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  • Nick Lander
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  • Nick Lander
22 Jan 2011

This article was also published in the Financial Times.

Planes to Madrid this weekend will be as full as those conveying world leaders, politicians and bankers to Switzerland for the World Economic Forum in Davos towards the end of the month.

In the expensive seats will be some of the world's most innovative chefs - Gaston Acurio from Peru, Martha Ortiz from Mexico, Matthew Bax from Singapore and Kristof Coppens from Belgium - while their teams of junior chefs will be somewhat less comfortable.

For three days this coming week, these and numerous Spanish chefs, including Ferran Adrià from El Bulli, Martín Berasategui and Juan Mari Arzak from San Sebastian, will perform culinary demonstrations on stage at the ninth Madrid Fusion, this year devoted to the theme of 'dynamism'. This annual gathering of chefs has proved so successful that many other cities have subsequently followed its example.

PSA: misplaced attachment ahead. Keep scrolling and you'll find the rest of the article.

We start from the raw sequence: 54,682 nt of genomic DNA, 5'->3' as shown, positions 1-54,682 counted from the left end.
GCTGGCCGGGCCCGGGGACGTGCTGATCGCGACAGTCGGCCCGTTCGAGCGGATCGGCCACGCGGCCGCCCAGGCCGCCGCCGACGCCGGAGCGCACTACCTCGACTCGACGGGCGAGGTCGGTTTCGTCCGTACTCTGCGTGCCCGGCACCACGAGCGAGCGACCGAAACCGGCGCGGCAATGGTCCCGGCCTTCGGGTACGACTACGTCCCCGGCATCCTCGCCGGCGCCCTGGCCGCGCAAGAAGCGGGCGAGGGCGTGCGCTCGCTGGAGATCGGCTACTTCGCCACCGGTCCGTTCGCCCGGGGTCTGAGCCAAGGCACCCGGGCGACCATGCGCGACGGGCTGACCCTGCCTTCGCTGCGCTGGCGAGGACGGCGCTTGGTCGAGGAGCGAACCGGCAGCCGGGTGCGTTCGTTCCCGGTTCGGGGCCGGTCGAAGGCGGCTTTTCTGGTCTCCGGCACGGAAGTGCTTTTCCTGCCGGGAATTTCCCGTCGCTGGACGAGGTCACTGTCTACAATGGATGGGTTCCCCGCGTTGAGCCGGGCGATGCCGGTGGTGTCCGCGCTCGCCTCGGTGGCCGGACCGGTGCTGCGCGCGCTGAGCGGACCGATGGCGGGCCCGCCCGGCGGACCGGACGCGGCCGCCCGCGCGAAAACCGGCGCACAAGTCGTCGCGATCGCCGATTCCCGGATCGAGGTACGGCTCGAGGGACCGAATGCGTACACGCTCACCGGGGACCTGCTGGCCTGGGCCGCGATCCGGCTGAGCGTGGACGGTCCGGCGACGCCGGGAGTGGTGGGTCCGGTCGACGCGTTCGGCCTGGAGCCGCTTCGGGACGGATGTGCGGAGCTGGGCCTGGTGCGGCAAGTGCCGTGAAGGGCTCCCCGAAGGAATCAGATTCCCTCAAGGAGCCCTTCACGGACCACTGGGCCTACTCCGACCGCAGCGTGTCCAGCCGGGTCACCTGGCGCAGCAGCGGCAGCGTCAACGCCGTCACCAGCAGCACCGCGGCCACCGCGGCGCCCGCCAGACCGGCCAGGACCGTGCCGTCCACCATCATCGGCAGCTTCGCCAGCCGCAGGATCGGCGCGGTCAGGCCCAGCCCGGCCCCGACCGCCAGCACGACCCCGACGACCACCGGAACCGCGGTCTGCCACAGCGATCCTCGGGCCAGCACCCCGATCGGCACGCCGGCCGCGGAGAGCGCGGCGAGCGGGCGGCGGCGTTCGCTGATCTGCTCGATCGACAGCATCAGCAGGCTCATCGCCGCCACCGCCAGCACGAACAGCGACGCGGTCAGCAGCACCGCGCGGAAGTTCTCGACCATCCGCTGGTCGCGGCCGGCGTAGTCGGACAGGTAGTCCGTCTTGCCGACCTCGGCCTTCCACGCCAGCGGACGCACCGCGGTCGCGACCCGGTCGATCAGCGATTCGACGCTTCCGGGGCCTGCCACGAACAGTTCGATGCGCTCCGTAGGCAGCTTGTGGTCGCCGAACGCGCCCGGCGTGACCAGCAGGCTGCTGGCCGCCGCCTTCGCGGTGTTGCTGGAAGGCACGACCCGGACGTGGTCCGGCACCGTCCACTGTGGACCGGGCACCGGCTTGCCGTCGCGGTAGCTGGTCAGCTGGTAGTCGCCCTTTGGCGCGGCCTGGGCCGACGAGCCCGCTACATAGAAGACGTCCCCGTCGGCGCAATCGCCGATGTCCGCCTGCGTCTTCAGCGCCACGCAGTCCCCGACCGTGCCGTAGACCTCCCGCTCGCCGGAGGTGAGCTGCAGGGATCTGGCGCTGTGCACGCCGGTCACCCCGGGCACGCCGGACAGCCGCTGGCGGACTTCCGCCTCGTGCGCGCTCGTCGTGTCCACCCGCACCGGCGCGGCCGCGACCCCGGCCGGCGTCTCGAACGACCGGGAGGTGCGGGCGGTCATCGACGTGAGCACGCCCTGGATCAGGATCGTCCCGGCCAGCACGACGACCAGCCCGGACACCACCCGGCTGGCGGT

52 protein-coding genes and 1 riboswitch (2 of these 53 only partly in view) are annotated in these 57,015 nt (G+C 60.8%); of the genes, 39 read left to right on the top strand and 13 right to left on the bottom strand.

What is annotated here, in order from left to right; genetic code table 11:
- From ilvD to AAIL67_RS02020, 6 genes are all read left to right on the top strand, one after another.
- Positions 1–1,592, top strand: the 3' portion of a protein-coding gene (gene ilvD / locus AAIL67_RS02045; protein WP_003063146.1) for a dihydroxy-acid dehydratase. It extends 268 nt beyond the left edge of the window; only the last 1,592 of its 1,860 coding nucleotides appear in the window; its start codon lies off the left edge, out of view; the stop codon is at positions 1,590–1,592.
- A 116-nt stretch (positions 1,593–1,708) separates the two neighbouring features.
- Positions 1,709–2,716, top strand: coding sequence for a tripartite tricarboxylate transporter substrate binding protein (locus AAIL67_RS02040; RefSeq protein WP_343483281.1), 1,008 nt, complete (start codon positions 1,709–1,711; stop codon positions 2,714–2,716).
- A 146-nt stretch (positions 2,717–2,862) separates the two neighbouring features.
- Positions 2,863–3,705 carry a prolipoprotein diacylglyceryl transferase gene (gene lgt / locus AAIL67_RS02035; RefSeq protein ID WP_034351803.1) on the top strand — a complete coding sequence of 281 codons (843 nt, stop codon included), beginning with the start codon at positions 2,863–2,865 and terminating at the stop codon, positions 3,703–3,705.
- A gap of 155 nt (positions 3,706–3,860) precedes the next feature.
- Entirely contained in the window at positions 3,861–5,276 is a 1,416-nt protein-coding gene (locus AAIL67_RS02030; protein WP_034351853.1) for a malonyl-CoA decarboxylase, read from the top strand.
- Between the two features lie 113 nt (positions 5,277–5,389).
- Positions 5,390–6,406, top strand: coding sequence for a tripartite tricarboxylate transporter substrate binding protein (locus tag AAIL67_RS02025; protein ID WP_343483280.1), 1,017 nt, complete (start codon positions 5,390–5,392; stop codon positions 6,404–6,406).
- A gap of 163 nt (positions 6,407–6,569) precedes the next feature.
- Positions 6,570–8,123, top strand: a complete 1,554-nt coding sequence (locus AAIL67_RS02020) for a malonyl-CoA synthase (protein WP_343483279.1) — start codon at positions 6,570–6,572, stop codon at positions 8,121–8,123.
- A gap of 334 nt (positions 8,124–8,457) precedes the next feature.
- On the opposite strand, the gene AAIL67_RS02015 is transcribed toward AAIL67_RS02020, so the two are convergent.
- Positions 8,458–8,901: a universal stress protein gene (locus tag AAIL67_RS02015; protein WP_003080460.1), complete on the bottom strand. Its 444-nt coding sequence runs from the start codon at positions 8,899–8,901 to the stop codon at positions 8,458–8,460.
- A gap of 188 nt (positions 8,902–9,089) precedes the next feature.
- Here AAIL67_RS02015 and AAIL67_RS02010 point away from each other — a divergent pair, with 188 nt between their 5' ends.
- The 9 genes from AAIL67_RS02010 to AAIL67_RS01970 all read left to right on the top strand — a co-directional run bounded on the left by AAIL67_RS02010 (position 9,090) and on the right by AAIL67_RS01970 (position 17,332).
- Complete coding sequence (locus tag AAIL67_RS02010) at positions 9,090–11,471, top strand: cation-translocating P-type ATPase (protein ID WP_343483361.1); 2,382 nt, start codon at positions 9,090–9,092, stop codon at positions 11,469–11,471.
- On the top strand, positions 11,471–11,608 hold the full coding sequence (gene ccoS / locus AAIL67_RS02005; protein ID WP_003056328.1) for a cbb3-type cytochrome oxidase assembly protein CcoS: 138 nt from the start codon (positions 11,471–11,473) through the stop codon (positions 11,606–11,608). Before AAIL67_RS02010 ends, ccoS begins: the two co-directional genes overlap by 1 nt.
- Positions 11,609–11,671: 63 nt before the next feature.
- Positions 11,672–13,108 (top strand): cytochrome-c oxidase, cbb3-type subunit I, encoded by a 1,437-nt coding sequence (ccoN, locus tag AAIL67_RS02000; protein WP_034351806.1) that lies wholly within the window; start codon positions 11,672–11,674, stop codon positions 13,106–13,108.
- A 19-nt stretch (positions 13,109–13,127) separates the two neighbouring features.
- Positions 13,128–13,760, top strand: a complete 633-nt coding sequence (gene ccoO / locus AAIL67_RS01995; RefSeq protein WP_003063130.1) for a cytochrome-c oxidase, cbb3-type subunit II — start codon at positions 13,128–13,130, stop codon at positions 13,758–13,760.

The most recent newcomer is Seoul Gourmet, which, shortly before South Korea hosted the G20 summit of world leaders in November 2010, also hosted an array of top chefs.

Carlo Cracco from Milan demonstrated his egg-yolk-only spaghetti with smoked garlic and chili for an appreciative audience.

The benefits of sous vide cooking, whereby the essential flavours of many ingredients are ensured by prolonged cooking in a vacuum, up to 24 hours at relatively low temperatures, around 60 °C, were demonstrated by Dr Bruno Goussault, the man who pioneered this technique in France.

And while the pâtisserie skills of Jordi Roca, of the three-star Michelin restaurant El Celler de Can Roca in Girona, Spain, and of Luigi Biasetto from Padua, Italy, were enthusiastically admired, there was no doubt that the hero of the Seoul event was Sang-Hoon Degeimbre. (His 'kimchi revisité' is shown above left; both photos courtesy of Jean Pierre Gabrielle.)